Reaction times and accuracy scores were entered as dependent variables in separate repeated-measure, linear mixed models in SAS, version 9.0 (SAS Institute Inc, Carey, North Carolina) with diagnosis (BN or healthy control), age, full-scale IQ, and BDI-II scores as covariates. Stimulus type (congruent or incongruent) was the within-subject variable in each model. Group differences in performance on congruent and incongruent trials were tested by assessing the significance of the diagnosis × stimulus interaction in each model. We used an un-paired t test to assess group differences in interference scores (mean reaction times for incongruent–mean reaction times for congruent trials). Posterror adjustments in performance were calculated for both groups.36,37 In patients, correlation analyses assessed the association of behavioral performance with the severity of symptoms.
Preprocessing procedures are described in Supplemental Material available at http://childpsych.columbia.edu/brainimaging/supplementalmaterial/MarshR_0804.doc. First-level parametric analyses were conducted individually for each participant using a modified version of the general linear model in statistical parametric mapping 2 (SPM2) (Wellcome Department of Imaging Neuroscience, London, England). Preprocessed blood oxygenation level–dependent time series data at each voxel, concatenated from all 10 runs of the Simon Spatial Incompatibility task (800 volumes), were modeled using 3 independent functions for each run (30 independent variables in total): (1) a boxcar function representing incongruent correct trials, convolved with a canonical hemodynamic response function, (2) a boxcar function representing congruent correct trials, convolved with a hemodynamic response function, and (3) a constant, following the principles of SPM.38 Euclidean normalization and orthogonalization of parametric variables (SPM2 default functions) were not performed. For each participant, least-squares regression estimated parameters for the 30 independent variables. These estimates for the 10 runs were summed to produce 2 contrast images per participant: (1) incongruent-correct vs congruent-correct, and (2) incongruent-incorrect vs incongruent-correct, which assessed brain activity during engagement of self-regulatory control and the commission of errors, respectively.
We tested whether patients and controls differed in brain activity during correct responses on incongruent trials compared with correct responses on congruent trials. An analysis of covariance with interference scores as covariates identified group differences in brain activity, independent of task performance (Supplemental Material).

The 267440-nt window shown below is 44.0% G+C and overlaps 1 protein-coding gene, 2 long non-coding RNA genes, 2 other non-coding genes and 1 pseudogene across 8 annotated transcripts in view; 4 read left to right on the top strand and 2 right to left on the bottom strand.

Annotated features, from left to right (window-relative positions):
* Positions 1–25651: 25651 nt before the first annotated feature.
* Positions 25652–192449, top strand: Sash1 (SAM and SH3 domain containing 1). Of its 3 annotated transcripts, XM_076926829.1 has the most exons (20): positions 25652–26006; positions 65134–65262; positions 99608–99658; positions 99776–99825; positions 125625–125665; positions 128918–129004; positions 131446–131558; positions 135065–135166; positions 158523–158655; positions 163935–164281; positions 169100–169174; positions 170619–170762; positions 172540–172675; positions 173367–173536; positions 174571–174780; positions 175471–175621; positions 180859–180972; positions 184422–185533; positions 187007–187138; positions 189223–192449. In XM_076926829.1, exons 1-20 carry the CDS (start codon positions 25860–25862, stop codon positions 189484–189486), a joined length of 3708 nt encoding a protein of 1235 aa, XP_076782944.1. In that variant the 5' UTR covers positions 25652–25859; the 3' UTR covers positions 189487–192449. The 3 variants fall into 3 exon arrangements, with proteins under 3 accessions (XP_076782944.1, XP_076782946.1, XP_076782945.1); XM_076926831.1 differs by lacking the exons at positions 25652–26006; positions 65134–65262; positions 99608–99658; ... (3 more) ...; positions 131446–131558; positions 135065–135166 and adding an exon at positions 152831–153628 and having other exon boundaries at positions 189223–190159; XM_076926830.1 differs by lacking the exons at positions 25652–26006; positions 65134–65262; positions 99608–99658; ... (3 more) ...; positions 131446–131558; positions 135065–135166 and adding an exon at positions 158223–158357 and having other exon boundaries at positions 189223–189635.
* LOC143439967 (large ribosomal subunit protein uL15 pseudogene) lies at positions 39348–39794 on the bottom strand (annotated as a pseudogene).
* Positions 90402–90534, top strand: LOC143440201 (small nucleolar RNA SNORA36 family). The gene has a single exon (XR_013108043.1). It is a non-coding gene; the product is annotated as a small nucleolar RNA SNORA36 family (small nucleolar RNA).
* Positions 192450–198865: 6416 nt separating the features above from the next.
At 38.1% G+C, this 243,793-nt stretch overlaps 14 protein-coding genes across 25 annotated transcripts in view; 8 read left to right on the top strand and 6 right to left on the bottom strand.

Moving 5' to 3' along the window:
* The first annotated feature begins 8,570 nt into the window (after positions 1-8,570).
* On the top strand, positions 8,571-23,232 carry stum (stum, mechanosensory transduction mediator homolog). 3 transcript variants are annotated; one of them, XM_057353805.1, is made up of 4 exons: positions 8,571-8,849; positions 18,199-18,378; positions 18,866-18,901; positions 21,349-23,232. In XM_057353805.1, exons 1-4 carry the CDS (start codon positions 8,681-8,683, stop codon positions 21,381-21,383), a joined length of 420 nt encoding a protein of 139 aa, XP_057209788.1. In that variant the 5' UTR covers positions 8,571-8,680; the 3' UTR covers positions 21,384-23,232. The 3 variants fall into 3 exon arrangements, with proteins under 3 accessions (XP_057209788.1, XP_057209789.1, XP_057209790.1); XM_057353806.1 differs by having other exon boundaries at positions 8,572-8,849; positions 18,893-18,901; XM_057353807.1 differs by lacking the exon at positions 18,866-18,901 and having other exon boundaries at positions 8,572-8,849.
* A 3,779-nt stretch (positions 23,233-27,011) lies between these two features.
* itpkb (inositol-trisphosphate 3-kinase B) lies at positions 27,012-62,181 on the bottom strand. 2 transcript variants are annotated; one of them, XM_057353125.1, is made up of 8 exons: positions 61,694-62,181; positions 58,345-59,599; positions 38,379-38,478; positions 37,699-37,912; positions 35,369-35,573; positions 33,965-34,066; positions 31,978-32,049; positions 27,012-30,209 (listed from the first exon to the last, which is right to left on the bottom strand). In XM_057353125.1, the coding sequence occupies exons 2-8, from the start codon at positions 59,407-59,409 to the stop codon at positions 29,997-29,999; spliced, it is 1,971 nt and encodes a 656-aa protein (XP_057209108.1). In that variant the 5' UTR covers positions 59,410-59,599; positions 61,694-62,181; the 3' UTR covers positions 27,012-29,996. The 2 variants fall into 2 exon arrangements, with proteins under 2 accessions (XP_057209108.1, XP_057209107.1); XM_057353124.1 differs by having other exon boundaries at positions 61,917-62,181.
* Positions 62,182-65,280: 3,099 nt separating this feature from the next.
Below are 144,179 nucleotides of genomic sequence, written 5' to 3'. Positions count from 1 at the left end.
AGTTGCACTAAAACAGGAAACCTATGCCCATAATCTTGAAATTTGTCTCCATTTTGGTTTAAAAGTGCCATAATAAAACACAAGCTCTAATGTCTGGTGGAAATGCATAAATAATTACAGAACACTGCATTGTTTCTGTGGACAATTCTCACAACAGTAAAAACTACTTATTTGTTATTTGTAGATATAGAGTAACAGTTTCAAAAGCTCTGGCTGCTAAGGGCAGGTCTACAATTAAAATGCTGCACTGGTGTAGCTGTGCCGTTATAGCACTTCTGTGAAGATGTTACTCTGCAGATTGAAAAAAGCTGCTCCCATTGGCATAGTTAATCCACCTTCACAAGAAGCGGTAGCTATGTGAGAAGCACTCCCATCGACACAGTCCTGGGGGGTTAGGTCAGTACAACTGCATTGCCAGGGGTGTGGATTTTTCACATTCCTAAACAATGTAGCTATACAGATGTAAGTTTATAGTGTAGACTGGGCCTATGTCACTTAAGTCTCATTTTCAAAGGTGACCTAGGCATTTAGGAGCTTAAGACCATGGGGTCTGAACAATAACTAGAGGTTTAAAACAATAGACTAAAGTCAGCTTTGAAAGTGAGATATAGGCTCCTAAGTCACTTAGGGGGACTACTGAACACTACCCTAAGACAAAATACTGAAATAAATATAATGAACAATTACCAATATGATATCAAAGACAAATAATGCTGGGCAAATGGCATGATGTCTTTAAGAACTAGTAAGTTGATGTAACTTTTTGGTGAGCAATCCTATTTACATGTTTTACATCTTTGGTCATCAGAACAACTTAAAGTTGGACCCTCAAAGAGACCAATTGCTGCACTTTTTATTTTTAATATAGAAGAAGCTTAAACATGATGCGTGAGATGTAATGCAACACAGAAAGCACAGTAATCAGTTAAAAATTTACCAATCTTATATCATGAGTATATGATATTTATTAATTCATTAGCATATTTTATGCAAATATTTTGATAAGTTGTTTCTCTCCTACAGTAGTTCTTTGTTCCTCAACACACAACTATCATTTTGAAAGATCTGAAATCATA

Twenty BN patients and 20 controls participated. All were right-handed. Patients included 9 inpatients who underwent testing within 1 month of admission and 8 outpatients. The remaining 4 patients were no longer receiving treatment but were still symptomatic. No one met criteria for major depression or attention-deficit/hyperactivity disorder (Table 1). Six patients were taking selective serotonin reuptake inhibitors. Groups did not differ in movement during the scan (Supplemental Material).
There was a significant diagnosis × stimulus type interaction (F1,38=4.67; P=.03) that derived from faster reaction times in the patients during incongruent correct trials compared with controls (t38=2.33, P=.02; mean [SD], 634[8.6] vs 664 [8.6] milliseconds). Interference scores were significantly lower in patients owing to their faster responses on incongruent trials; they also made significantly more errors on incongruent trials (Table 2). Accuracy on incongruent trials decreased across runs in the patients, suggesting a diminishing reserve for inhibitory control with time (Figure 1). Full-scale IQ, BDI-II, and attention-deficit/ hyperactivity disorder rating scores did not account for significant variance in reaction times or accuracy (P>.1). Neither group exhibited posterror slowing; to the contrary, patients responded significantly faster on trials following incorrect (vs correct) responses to incongruent stimuli (BN, mean, −40.7 [SD, 79] milliseconds, paired t18=−2.91, P=.01). Significant inverse associations of accuracy scores on incongruent trials with Eating Disorders Examination scores (objective bulimic episodes: r=−0.21, P<.001; vomiting episodes: r=−0.26; P<.001; preoccupation with weight and body shape ratings: r=−0.09, P=.003) indicated that the most symptomatic patients made the most errors on trials that required volitional control. These inverse associations remained significant even when covarying for depression severity and when 4 patients with BDI-II scores greater than 29 were removed from the analyses.
Correct responding on incongruent trials was associated with greater activation of frontostriatal regions in controls than in patients (Figure 2 and Table 3), including the left inferolateral PFC (Brodmann area [BA] 45, P=.004) and left lenticular nucleus (P=.008). On the right side, these regions included the ventral and dorsal ACC (BA 24/32, P=.01), putamen (P=.01), and caudate nucleus (P=.001). Increased activation in controls was detected bilaterally in the inferior frontal gyrus (BA 44, P=.005) and thalamus (P=.01).